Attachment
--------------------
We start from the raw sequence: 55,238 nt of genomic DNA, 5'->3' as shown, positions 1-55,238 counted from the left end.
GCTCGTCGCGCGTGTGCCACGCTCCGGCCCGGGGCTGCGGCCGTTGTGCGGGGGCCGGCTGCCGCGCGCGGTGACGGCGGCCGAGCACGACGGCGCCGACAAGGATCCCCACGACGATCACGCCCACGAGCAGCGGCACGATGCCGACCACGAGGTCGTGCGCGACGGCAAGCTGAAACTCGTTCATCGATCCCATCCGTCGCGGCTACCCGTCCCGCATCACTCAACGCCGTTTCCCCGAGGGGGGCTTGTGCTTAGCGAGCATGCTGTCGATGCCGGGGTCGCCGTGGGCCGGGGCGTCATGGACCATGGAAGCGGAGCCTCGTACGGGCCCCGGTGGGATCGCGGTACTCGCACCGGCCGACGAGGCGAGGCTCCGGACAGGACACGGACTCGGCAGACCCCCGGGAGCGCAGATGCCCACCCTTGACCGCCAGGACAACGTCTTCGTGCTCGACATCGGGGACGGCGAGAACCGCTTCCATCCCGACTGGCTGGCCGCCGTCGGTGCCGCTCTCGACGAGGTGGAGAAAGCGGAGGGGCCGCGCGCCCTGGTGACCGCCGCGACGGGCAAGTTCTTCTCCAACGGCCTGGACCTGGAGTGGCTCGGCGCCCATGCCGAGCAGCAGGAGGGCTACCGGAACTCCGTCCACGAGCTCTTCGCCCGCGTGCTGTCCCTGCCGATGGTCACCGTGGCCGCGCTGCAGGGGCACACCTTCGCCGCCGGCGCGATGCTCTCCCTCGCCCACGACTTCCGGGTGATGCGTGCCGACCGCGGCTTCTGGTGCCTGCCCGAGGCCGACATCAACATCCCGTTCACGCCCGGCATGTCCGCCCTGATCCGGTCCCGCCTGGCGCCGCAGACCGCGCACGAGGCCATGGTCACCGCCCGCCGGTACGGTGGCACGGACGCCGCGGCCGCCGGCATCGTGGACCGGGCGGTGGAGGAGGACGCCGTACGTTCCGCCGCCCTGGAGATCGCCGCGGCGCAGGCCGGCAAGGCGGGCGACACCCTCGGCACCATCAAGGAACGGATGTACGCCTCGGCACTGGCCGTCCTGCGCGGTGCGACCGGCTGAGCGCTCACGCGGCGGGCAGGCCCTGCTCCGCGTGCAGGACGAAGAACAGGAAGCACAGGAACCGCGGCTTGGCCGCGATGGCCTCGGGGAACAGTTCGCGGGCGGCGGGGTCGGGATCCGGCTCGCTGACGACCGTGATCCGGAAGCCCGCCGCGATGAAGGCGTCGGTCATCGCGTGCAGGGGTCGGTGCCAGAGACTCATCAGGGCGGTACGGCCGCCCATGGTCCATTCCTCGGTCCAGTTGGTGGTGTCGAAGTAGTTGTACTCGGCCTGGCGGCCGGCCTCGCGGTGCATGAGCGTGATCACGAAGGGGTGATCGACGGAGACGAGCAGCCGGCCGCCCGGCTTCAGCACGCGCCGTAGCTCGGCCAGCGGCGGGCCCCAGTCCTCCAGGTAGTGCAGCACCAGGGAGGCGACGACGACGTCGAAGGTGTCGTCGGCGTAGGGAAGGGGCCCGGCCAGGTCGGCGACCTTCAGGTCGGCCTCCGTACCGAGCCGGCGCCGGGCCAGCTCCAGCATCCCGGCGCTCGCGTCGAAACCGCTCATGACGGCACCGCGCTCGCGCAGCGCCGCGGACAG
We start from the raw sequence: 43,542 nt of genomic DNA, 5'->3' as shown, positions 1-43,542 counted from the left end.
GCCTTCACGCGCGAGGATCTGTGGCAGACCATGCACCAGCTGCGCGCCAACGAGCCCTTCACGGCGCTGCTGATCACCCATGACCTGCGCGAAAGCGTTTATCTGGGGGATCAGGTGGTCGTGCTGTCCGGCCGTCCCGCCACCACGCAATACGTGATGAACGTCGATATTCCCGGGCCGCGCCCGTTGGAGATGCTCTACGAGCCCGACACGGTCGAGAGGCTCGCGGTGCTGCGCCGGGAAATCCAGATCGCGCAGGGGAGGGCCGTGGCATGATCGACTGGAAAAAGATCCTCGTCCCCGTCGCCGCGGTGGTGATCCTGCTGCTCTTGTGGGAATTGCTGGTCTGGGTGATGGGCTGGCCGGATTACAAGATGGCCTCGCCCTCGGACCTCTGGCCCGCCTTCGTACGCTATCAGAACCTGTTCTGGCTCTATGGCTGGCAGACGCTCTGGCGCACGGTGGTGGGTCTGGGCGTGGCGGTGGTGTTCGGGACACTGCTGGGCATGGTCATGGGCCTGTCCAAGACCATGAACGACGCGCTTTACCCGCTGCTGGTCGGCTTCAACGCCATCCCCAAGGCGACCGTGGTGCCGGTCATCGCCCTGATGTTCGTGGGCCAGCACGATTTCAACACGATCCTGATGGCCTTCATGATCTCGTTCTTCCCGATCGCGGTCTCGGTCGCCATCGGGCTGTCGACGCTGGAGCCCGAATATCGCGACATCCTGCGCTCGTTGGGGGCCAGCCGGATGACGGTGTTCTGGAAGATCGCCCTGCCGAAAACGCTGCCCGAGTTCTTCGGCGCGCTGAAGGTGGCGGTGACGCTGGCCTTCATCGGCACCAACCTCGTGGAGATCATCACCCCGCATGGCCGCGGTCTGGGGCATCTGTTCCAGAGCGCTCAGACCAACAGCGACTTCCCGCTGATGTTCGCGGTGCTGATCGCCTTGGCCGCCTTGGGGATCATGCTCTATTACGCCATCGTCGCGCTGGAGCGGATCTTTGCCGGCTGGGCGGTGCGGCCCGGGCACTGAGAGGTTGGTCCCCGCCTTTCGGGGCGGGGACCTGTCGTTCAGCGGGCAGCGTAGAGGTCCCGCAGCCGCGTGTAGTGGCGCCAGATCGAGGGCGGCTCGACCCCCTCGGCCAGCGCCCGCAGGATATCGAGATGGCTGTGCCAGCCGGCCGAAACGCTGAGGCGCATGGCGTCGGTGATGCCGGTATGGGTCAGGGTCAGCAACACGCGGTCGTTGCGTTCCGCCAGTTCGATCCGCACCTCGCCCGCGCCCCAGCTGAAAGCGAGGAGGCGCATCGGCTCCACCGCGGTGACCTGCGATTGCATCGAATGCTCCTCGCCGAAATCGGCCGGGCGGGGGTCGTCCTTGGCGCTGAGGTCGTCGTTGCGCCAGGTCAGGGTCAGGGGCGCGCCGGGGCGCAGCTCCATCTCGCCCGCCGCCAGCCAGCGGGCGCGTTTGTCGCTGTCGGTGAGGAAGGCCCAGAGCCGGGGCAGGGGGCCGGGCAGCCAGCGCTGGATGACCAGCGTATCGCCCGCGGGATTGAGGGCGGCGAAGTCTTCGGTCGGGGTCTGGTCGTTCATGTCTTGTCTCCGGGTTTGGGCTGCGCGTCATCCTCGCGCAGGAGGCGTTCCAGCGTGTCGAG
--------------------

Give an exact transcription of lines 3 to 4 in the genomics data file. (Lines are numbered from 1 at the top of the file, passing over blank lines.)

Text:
We start from the raw sequence: 43,542 nt of genomic DNA, 5'->3' as shown, positions 1-43,542 counted from the left end.
GCCTTCACGCGCGAGGATCTGTGGCAGACCATGCACCAGCTGCGCGCCAACGAGCCCTTCACGGCGCTGCTGATCACCCATGACCTGCGCGAAAGCGTTTATCTGGGGGATCAGGTGGTCGTGCTGTCCGGCCGTCCCGCCACCACGCAATACGTGATGAACGTCGATATTCCCGGGCCGCGCCCGTTGGAGATGCTCTACGAGCCCGACACGGTCGAGAGGCTCGCGGTGCTGCGCCGGGAAATCCAGATCGCGCAGGGGAGGGCCGTGGCATGATCGACTGGAAAAAGATCCTCGTCCCCGTCGCCGCGGTGGTGATCCTGCTGCTCTTGTGGGAATTGCTGGTCTGGGTGATGGGCTGGCCGGATTACAAGATGGCCTCGCCCTCGGACCTCTGGCCCGCCTTCGTACGCTATCAGAACCTGTTCTGGCTCTATGGCTGGCAGACGCTCTGGCGCACGGTGGTGGGTCTGGGCGTGGCGGTGGTGTTCGGGACACTGCTGGGCATGGTCATGGGCCTGTCCAAGACCATGAACGACGCGCTTTACCCGCTGCTGGTCGGCTTCAACGCCATCCCCAAGGCGACCGTGGTGCCGGTCATCGCCCTGATGTTCGTGGGCCAGCACGATTTCAACACGATCCTGATGGCCTTCATGATCTCGTTCTTCCCGATCGCGGTCTCGGTCGCCATCGGGCTGTCGACGCTGGAGCCCGAATATCGCGACATCCTGCGCTCGTTGGGGGCCAGCCGGATGACGGTGTTCTGGAAGATCGCCCTGCCGAAAACGCTGCCCGAGTTCTTCGGCGCGCTGAAGGTGGCGGTGACGCTGGCCTTCATCGGCACCAACCTCGTGGAGATCATCACCCCGCATGGCCGCGGTCTGGGGCATCTGTTCCAGAGCGCTCAGACCAACAGCGACTTCCCGCTGATGTTCGCGGTGCTGATCGCCTTGGCCGCCTTGGGGATCATGCTCTATTACGCCATCGTCGCGCTGGAGCGGATCTTTGCCGGCTGGGCGGTGCGGCCCGGGCACTGAGAGGTTGGTCCCCGCCTTTCGGGGCGGGGACCTGTCGTTCAGCGGGCAGCGTAGAGGTCCCGCAGCCGCGTGTAGTGGCGCCAGATCGAGGGCGGCTCGACCCCCTCGGCCAGCGCCCGCAGGATATCGAGATGGCTGTGCCAGCCGGCCGAAACGCTGAGGCGCATGGCGTCGGTGATGCCGGTATGGGTCAGGGTCAGCAACACGCGGTCGTTGCGTTCCGCCAGTTCGATCCGCACCTCGCCCGCGCCCCAGCTGAAAGCGAGGAGGCGCATCGGCTCCACCGCGGTGACCTGCGATTGCATCGAATGCTCCTCGCCGAAATCGGCCGGGCGGGGGTCGTCCTTGGCGCTGAGGTCGTCGTTGCGCCAGGTCAGGGTCAGGGGCGCGCCGGGGCGCAGCTCCATCTCGCCCGCCGCCAGCCAGCGGGCGCGTTTGTCGCTGTCGGTGAGGAAGGCCCAGAGCCGGGGCAGGGGGCCGGGCAGCCAGCGCTGGATGACCAGCGTATCGCCCGCGGGATTGAGGGCGGCGAAGTCTTCGGTCGGGGTCTGGTCGTTCATGTCTTGTCTCCGGGTTTGGGCTGCGCGTCATCCTCGCGCAGGAGGCGTTCCAGCGTGTCGAG